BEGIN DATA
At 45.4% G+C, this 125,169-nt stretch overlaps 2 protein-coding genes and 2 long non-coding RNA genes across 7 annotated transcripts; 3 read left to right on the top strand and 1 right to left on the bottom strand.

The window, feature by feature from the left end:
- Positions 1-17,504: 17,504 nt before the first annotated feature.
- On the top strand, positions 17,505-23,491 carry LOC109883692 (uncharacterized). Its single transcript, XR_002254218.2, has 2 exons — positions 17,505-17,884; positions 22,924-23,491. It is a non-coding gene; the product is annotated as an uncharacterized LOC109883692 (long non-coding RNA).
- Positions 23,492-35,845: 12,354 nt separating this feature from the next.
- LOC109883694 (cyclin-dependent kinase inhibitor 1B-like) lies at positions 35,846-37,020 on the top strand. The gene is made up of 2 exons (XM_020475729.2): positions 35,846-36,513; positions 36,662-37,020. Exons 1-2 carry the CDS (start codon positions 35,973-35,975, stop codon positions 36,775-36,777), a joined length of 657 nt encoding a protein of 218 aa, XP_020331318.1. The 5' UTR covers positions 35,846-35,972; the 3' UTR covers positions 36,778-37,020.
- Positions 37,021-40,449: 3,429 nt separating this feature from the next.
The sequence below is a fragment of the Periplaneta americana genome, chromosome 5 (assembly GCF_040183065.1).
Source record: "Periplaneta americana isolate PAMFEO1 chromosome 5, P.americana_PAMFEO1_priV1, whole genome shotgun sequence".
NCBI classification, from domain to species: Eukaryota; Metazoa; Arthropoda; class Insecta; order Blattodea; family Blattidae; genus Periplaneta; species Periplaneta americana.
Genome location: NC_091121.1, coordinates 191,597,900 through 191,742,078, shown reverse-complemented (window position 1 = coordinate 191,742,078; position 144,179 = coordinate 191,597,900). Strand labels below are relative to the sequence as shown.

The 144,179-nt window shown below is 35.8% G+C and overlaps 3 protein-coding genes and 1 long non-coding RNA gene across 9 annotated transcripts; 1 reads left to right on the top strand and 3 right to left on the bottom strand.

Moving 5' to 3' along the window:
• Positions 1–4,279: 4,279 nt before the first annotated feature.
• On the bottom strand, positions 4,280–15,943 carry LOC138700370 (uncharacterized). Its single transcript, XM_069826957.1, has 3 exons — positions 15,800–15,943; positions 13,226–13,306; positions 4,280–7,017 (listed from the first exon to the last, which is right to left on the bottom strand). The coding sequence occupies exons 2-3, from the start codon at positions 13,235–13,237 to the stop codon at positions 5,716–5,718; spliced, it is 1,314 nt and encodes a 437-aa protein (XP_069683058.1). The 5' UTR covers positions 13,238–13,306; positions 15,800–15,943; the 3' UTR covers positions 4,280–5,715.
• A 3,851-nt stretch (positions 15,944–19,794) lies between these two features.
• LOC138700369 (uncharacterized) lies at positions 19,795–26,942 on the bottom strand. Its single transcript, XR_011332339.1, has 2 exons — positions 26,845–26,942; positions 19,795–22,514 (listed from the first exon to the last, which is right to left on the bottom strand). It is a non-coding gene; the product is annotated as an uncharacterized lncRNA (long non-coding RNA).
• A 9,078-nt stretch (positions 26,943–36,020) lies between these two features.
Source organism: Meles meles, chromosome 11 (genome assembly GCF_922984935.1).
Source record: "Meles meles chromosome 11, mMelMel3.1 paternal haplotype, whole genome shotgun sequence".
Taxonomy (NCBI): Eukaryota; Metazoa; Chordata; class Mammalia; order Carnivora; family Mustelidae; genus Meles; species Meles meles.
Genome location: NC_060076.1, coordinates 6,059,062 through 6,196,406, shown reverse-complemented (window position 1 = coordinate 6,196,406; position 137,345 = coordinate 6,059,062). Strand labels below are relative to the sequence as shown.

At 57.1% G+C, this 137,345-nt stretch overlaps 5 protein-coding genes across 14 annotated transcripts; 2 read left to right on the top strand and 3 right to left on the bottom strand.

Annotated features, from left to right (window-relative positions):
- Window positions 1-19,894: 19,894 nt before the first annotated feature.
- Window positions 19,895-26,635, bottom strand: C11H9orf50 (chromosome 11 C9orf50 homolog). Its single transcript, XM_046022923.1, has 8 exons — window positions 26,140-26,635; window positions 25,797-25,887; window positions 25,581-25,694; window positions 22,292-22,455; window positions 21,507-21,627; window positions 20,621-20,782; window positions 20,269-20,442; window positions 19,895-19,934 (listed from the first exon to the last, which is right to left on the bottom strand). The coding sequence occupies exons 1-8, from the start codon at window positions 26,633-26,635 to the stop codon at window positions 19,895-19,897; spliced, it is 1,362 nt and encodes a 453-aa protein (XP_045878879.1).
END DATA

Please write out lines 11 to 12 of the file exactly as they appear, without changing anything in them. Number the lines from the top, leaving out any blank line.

Genome location: NC_091121.1, coordinates 191,597,900 through 191,742,078, shown reverse-complemented (window position 1 = coordinate 191,742,078; position 144,179 = coordinate 191,597,900). Strand labels below are relative to the sequence as shown.

The 144,179-nt window shown below is 35.8% G+C and overlaps 3 protein-coding genes and 1 long non-coding RNA gene across 9 annotated transcripts; 1 reads left to right on the top strand and 3 right to left on the bottom strand.